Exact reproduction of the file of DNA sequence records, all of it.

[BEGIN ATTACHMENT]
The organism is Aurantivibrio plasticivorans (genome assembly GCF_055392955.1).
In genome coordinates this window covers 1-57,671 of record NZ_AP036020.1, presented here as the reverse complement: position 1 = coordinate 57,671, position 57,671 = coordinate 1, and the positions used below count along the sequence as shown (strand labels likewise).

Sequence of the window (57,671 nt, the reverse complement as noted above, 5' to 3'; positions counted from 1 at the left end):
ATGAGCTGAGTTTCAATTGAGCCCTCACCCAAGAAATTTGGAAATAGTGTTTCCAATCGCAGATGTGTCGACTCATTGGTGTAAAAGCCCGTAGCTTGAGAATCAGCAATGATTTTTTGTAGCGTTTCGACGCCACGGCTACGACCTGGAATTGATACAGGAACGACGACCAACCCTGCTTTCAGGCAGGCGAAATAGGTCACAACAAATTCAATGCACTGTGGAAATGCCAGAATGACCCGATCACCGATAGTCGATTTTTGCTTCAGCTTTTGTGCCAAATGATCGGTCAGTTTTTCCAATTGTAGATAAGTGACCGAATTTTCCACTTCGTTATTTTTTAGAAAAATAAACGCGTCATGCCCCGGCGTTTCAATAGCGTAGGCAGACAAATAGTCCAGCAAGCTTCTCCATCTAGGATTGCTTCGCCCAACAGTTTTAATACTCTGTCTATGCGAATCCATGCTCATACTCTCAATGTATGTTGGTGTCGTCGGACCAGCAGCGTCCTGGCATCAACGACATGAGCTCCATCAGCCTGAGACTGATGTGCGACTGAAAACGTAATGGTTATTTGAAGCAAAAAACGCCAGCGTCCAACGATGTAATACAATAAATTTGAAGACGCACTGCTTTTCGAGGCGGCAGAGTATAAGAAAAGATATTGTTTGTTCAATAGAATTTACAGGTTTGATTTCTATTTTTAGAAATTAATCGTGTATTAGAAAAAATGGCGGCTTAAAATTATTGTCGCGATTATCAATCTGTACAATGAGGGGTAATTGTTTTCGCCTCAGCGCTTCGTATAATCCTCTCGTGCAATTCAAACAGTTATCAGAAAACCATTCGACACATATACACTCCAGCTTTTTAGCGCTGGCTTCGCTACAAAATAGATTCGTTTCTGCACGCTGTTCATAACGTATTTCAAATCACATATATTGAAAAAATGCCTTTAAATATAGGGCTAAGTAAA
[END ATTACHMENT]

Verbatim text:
The organism is Aurantivibrio plasticivorans (genome assembly GCF_055392955.1).
In genome coordinates this window covers 1-57,671 of record NZ_AP036020.1, presented here as the reverse complement: position 1 = coordinate 57,671, position 57,671 = coordinate 1, and the positions used below count along the sequence as shown (strand labels likewise).

Sequence of the window (57,671 nt, the reverse complement as noted above, 5' to 3'; positions counted from 1 at the left end):
ATGAGCTGAGTTTCAATTGAGCCCTCACCCAAGAAATTTGGAAATAGTGTTTCCAATCGCAGATGTGTCGACTCATTGGTGTAAAAGCCCGTAGCTTGAGAATCAGCAATGATTTTTTGTAGCGTTTCGACGCCACGGCTACGACCTGGAATTGATACAGGAACGACGACCAACCCTGCTTTCAGGCAGGCGAAATAGGTCACAACAAATTCAATGCACTGTGGAAATGCCAGAATGACCCGATCACCGATAGTCGATTTTTGCTTCAGCTTTTGTGCCAAATGATCGGTCAGTTTTTCCAATTGTAGATAAGTGACCGAATTTTCCACTTCGTTATTTTTTAGAAAAATAAACGCGTCATGCCCCGGCGTTTCAATAGCGTAGGCAGACAAATAGTCCAGCAAGCTTCTCCATCTAGGATTGCTTCGCCCAACAGTTTTAATACTCTGTCTATGCGAATCCATGCTCATACTCTCAATGTATGTTGGTGTCGTCGGACCAGCAGCGTCCTGGCATCAACGACATGAGCTCCATCAGCCTGAGACTGATGTGCGACTGAAAACGTAATGGTTATTTGAAGCAAAAAACGCCAGCGTCCAACGATGTAATACAATAAATTTGAAGACGCACTGCTTTTCGAGGCGGCAGAGTATAAGAAAAGATATTGTTTGTTCAATAGAATTTACAGGTTTGATTTCTATTTTTAGAAATTAATCGTGTATTAGAAAAAATGGCGGCTTAAAATTATTGTCGCGATTATCAATCTGTACAATGAGGGGTAATTGTTTTCGCCTCAGCGCTTCGTATAATCCTCTCGTGCAATTCAAACAGTTATCAGAAAACCATTCGACACATATACACTCCAGCTTTTTAGCGCTGGCTTCGCTACAAAATAGATTCGTTTCTGCACGCTGTTCATAACGTATTTCAAATCACATATATTGAAAAAATGCCTTTAAATATAGGGCTAAGTAAA